Afghan Duck And Cover: A Reporter's Dilemma : The Two-Way The debate over whether to take cover or do my job is one I have frequently here in Afghanistan. Like I did today as I and some of my Afghan and Western colleagues left the peace jirga tent in Kabul.
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Afghan Duck And Cover: A Reporter's Dilemma

Delegates leave the peace jirga tent after hearing sounds of a rocket attack, in Kabul, Afghanistan, Wednesday, June 2, 2010. Musadeq Sadeq/AP Photo hide caption

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Musadeq Sadeq/AP Photo

Delegates leave the peace jirga tent after hearing sounds of a rocket attack, in Kabul, Afghanistan, Wednesday, June 2, 2010.

Musadeq Sadeq/AP Photo

The debate over whether to take cover or do my job is one I have frequently here in Afghanistan. Like I did today as I and some of my Afghan and Western colleagues left the peace jirga tent in Kabul.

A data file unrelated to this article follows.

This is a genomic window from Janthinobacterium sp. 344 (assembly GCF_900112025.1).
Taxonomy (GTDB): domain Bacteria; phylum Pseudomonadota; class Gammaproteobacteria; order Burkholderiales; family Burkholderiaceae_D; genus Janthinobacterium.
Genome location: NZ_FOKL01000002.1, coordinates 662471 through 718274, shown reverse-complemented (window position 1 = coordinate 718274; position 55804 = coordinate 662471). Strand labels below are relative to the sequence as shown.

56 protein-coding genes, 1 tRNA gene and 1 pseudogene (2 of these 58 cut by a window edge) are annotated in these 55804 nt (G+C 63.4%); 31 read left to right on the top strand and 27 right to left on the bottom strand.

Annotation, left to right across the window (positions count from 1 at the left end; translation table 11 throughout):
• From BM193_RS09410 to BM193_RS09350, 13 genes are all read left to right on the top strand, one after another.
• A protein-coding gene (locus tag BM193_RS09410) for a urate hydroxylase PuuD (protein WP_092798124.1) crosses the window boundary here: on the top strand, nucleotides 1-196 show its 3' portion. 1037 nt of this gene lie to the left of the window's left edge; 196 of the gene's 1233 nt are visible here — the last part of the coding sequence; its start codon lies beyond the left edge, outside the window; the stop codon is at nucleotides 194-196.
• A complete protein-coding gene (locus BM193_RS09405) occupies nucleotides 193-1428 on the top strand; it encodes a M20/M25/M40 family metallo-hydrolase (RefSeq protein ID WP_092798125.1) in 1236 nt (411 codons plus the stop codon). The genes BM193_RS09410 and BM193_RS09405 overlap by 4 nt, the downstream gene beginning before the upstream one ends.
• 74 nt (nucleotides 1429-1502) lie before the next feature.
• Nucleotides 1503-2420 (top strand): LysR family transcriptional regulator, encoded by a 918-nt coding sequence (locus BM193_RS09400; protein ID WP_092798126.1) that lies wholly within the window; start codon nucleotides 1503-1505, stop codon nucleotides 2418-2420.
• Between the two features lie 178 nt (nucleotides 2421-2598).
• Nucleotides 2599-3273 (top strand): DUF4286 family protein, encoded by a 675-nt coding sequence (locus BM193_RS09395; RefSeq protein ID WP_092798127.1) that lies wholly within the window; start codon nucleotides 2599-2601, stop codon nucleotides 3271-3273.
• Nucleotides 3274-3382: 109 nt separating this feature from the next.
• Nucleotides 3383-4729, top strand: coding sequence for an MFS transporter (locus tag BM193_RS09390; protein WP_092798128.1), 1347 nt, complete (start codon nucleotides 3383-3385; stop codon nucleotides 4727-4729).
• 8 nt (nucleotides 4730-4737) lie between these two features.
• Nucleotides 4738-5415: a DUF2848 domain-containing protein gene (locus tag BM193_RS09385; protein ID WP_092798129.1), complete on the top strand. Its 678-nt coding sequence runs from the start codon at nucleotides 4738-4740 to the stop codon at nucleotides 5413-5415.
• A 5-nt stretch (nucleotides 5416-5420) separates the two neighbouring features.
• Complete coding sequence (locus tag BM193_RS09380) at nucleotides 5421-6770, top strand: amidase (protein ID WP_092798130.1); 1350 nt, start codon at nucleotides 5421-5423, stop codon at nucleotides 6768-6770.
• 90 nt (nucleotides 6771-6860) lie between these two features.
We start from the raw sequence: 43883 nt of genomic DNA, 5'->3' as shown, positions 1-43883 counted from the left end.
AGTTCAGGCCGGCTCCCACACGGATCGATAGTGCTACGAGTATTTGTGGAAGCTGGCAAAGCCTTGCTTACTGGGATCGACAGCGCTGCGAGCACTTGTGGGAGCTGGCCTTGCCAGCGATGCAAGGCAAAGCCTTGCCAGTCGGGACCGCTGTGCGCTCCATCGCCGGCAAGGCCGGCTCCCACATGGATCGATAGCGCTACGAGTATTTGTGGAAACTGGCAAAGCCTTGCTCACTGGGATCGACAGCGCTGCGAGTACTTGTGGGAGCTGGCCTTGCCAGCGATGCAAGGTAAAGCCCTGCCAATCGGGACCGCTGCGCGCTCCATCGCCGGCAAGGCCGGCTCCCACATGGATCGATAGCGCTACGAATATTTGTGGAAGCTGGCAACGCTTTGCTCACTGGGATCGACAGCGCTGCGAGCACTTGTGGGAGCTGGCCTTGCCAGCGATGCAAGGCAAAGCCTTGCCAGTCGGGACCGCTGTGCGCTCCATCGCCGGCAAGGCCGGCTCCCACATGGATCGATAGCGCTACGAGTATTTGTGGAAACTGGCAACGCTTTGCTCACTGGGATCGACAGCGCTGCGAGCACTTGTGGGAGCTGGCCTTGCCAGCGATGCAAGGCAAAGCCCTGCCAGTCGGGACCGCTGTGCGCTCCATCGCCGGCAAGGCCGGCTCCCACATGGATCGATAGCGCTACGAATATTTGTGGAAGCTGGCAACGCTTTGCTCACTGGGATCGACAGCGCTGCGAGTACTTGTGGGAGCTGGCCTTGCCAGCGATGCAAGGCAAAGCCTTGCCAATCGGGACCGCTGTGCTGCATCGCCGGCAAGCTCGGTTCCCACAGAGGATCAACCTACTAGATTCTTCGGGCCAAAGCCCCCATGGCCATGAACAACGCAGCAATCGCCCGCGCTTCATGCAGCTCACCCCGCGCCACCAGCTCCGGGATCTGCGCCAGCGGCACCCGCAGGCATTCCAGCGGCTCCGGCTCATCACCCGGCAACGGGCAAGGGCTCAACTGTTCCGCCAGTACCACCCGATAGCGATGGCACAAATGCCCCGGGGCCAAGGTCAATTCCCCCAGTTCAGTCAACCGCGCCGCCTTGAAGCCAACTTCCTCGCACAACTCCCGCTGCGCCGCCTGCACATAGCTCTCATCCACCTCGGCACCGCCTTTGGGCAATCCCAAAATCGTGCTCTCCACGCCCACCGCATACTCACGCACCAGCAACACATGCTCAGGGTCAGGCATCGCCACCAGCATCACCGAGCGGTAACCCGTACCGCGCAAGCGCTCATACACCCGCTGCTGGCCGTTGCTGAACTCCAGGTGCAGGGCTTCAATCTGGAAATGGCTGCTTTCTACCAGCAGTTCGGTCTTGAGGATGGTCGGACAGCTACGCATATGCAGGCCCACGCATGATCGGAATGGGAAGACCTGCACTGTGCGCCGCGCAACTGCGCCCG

The jirga is an assembly of tribal elders, local leaders and other notables who traveled here from across Afghanistan. Their task is a daunting one -- To come up with ways to persuade Taliban leaders and fighters to stop the war and rejoin Afghan society.

That the militants chose to attack the gathering with rockets and suicide bombers made it even more interesting.

Hence my fuming. I'd missed recording the first rocket the Taliban fired because I was too busy jostling with cameramen for a good spot from which to record inside the jirga tent. So from that point on, I vowed to just let the recorder keep running, even for the sweaty and dusty, 20-minute trek to the media center.

The Taliban didn't disappoint. A few moments later, the militants fired a second rocket, which sent most of my colleagues to the ground for cover. I, on the other hand stood in place, holding my big furry mic up high as the rocket whooshed overhead past the jirga tent and slammed into the nearby mountainside.

I wasn't being brave or stupid. I knew from the second I heard the rocket that I wasn't in danger.

Our security consultant here in Kabul agreed. "If you hear it whoosh, it's already passed."

The delegates weren't quite as comforted. Some, like women's rights activist Orzola Ashraf feared if the militants keep firing rockets, delegates won't be able to get to the tent to finish their work before the conference ends Friday.

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